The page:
Pet Food Safety Standards

The similarities between pet and people foods don't just involve flavors, appearance and nutritional profiles. Dog and cat foods can also mimic human fare when it comes to the food safety standards to which they are held. Wegmans Food Markets, Rochester, N.Y., is one marketer who applies the same safety standards to its store-brand people and pet foods. Before it began sourcing its Bruiser dry dog

The similarities between pet and people foods don't just involve flavors, appearance and nutritional profiles. Dog and cat foods can also mimic human fare when it comes to the food safety standards to which they are held.

Wegmans Food Markets, Rochester, N.Y., is one marketer who applies the same safety standards to its store-brand people and pet foods.

Before it began sourcing its Bruiser dry dog food and Buju and Ziggie dry cat food from new supplier Dad's Pet Care last month, its food safety auditors visited and approved the Dad's plant in Meadville, Pa.

Dad's complies with Safe Quality Foods 2000, level two standards — one of the five global food safety standards endorsed, and now required by Wegmans, according to Mary Ellen Burris, Wegmans' senior vice president of consumer affairs.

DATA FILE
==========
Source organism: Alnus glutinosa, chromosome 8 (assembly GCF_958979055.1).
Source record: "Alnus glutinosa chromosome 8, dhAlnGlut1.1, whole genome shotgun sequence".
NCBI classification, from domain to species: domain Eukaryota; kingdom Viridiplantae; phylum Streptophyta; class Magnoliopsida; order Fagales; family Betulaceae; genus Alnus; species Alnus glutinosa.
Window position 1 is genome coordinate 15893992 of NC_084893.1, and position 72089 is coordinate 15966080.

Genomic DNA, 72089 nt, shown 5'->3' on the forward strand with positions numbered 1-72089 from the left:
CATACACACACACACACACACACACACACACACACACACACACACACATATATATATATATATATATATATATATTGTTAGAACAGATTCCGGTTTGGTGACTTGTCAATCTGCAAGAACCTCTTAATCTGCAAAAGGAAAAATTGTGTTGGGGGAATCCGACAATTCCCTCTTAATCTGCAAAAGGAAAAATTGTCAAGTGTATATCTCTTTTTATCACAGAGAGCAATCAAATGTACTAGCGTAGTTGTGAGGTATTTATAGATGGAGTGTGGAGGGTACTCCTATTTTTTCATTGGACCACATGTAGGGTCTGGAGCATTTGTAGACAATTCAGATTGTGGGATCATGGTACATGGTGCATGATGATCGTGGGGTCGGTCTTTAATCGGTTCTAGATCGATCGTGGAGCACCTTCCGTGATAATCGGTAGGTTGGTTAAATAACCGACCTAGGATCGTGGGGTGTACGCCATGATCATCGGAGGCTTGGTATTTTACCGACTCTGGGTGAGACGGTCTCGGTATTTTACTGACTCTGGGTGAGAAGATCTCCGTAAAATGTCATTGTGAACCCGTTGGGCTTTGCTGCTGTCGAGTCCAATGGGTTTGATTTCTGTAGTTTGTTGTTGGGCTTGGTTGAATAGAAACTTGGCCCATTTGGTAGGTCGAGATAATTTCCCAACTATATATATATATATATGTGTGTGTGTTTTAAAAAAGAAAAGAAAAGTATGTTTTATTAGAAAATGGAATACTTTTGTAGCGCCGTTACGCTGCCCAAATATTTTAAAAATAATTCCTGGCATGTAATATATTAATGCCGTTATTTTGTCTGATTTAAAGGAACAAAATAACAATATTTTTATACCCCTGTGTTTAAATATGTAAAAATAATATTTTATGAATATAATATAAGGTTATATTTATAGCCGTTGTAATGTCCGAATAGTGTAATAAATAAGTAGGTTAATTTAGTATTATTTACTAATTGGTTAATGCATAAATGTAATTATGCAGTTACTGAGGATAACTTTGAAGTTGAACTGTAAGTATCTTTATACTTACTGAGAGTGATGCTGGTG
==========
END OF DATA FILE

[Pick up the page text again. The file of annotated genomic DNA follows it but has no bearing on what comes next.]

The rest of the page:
“This new supplier for Bruiser dry dog food and Buju and Ziggie dry cat food was necessary because of a disappointing relationship with the previous supplier, including recalled products a year ago due to a strain of salmonella found in their facility,” said Burris, in a recent column.

Dad's sources main ingredients like wheat, alfalfa, beef and chicken from locations near its facility, while vitamin ingredients are imported to the U.S. “as is common in the pet industry,” Burris said.